Press releases - archive until 2007
DLR develops wheels for the ExoMars mission rover
2 February 2006
|In the video, Dr Lutz Richter of the DLR Institute for Space Simulation talks about testing the wheels of a Mars rover vehicle.|
To move about on Mars, you need wheels that can get optimum grip on the rocky, sandy terrain. The German Aerospace Center (DLR) has experienced experts in this very field, who are now developing the wheels for a Martian rover on behalf of the European Space Agency (ESA).
DLR’s Institute for Space Simulation at Cologne-Porz is already involved in development for the European mission ExoMars, due to lift off in 2011, which will study Martian geology with the aid of a rover. The seven instruments onboard the rover will take samples from the area around the landing site and core samples from up to two metres deep before analysing their structure and also their mineralogical, geochemical and organic composition.
Rover during testing
For this task, DLR’s Institute for Space Simulation has inaugurated two new test facilities that resemble sandpits. These test facilities will provide the controlled conditions the researchers need – a known, homogeneous ground material and a known load on the vehicle - to measure various parameters for checking the theoretical prediction model for driving resistance and traction on the rover’s wheels.
The DLR Institute has had plenty of opportunities in the past to gather experience in the development of wheels, both for planetary missions and for applications on Earth. One example is the deep-sea exploration vehicle MOVE (Moving Lander). In 2002/2003, on behalf of the University of Bremen, the Institute designed a set of flexible wheels that function up to a maximum depth of 6000 metres. This underwater vehicle with the ‘wheels from space’ has already proved itself in practice.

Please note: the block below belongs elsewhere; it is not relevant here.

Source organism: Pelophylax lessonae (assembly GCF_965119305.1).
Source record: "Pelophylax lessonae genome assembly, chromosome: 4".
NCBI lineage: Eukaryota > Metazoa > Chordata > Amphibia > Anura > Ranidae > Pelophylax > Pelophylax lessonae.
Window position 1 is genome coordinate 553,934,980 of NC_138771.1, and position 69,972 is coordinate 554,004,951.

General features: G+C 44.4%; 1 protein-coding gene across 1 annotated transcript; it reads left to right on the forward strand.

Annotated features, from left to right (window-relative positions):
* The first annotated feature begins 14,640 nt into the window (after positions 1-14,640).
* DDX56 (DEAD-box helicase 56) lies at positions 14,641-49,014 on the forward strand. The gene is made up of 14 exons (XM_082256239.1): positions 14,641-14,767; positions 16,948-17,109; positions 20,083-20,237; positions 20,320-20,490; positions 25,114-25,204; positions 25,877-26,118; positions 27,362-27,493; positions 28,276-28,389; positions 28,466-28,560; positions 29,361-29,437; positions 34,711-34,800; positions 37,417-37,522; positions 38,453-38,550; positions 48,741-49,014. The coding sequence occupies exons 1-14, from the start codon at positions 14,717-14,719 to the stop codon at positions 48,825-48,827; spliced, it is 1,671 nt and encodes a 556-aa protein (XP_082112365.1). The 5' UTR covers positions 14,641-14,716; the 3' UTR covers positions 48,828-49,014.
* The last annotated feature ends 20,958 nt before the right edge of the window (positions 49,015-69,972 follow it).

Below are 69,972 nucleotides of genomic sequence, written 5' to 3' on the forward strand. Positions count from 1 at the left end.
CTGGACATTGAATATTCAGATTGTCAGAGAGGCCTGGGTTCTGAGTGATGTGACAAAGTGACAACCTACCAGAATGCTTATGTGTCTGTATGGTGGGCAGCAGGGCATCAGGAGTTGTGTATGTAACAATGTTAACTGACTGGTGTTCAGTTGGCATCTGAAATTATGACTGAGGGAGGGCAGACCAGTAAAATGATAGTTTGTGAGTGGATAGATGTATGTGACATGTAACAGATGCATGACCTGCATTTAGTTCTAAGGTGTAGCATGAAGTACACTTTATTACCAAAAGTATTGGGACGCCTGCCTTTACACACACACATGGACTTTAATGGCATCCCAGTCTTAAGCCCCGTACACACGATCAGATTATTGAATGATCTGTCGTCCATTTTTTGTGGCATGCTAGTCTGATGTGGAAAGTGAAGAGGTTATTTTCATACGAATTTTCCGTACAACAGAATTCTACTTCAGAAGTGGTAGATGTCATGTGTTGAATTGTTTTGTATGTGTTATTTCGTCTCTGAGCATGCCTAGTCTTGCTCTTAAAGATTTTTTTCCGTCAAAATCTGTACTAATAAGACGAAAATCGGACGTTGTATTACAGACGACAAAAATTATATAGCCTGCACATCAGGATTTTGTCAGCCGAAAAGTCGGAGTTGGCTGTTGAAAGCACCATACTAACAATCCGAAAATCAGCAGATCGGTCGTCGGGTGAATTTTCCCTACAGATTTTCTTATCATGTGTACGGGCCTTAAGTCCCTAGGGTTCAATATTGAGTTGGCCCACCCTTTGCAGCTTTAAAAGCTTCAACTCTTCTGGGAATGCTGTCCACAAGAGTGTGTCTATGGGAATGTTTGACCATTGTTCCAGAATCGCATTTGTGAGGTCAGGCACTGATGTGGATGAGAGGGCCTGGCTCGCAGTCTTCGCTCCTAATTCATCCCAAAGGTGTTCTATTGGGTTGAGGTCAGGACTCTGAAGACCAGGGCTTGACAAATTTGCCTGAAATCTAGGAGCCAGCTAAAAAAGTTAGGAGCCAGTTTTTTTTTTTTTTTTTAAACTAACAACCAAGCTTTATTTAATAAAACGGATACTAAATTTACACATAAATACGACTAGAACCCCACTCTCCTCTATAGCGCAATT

MOVE (Moving Lander) with the DLR-developed wheels
In addition to developing the wheels for the ExoMars rover, DLR’s Institute for Space Simulation will be involved in certain aspects of the operation of the rover on Mars. The Institute is already gaining experience in this area, having been part of the science team for the American Mars Exploration Rover mission since 2002. For this mission the team has been involved in drawing up the rover’s activity schedules, which are used to plan the tasks to be carried out each day by the rover and its instruments.
The video clip shows tests being carried out in the new test facilities at DLR’s Institute for Space Simulation, with a commentary by Dr Lutz Richter.